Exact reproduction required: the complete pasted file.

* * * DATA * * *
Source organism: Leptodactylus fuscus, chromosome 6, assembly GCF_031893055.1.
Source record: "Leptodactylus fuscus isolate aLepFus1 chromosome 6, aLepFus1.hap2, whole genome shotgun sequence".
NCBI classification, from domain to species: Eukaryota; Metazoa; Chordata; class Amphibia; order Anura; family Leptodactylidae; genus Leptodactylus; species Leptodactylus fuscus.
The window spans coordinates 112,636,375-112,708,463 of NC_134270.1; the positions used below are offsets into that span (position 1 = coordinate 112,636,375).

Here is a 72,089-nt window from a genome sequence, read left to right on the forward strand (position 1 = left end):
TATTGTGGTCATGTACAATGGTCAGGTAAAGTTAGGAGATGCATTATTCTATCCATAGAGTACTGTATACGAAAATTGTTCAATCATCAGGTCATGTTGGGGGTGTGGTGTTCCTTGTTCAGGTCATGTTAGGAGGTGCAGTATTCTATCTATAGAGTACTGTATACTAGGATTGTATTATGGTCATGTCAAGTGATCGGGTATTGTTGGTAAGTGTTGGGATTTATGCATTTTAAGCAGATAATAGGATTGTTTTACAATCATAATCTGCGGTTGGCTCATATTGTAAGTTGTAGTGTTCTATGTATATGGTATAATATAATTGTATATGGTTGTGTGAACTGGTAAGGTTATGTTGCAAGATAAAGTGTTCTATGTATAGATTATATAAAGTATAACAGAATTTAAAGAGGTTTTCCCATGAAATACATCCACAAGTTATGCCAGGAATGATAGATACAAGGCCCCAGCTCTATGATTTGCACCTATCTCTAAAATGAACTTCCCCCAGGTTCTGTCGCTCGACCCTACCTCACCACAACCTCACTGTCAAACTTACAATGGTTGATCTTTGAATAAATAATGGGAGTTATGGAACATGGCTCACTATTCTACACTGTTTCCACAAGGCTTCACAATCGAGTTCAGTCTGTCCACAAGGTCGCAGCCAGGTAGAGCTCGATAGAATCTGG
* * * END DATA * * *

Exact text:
Source organism: Leptodactylus fuscus, chromosome 6, assembly GCF_031893055.1.
Source record: "Leptodactylus fuscus isolate aLepFus1 chromosome 6, aLepFus1.hap2, whole genome shotgun sequence".
NCBI classification, from domain to species: Eukaryota; Metazoa; Chordata; class Amphibia; order Anura; family Leptodactylidae; genus Leptodactylus; species Leptodactylus fuscus.
The window spans coordinates 112,636,375-112,708,463 of NC_134270.1; the positions used below are offsets into that span (position 1 = coordinate 112,636,375).

Here is a 72,089-nt window from a genome sequence, read left to right on the forward strand (position 1 = left end):
TATTGTGGTCATGTACAATGGTCAGGTAAAGTTAGGAGATGCATTATTCTATCCATAGAGTACTGTATACGAAAATTGTTCAATCATCAGGTCATGTTGGGGGTGTGGTGTTCCTTGTTCAGGTCATGTTAGGAGGTGCAGTATTCTATCTATAGAGTACTGTATACTAGGATTGTATTATGGTCATGTCAAGTGATCGGGTATTGTTGGTAAGTGTTGGGATTTATGCATTTTAAGCAGATAATAGGATTGTTTTACAATCATAATCTGCGGTTGGCTCATATTGTAAGTTGTAGTGTTCTATGTATATGGTATAATATAATTGTATATGGTTGTGTGAACTGGTAAGGTTATGTTGCAAGATAAAGTGTTCTATGTATAGATTATATAAAGTATAACAGAATTTAAAGAGGTTTTCCCATGAAATACATCCACAAGTTATGCCAGGAATGATAGATACAAGGCCCCAGCTCTATGATTTGCACCTATCTCTAAAATGAACTTCCCCCAGGTTCTGTCGCTCGACCCTACCTCACCACAACCTCACTGTCAAACTTACAATGGTTGATCTTTGAATAAATAATGGGAGTTATGGAACATGGCTCACTATTCTACACTGTTTCCACAAGGCTTCACAATCGAGTTCAGTCTGTCCACAAGGTCGCAGCCAGGTAGAGCTCGATAGAATCTGG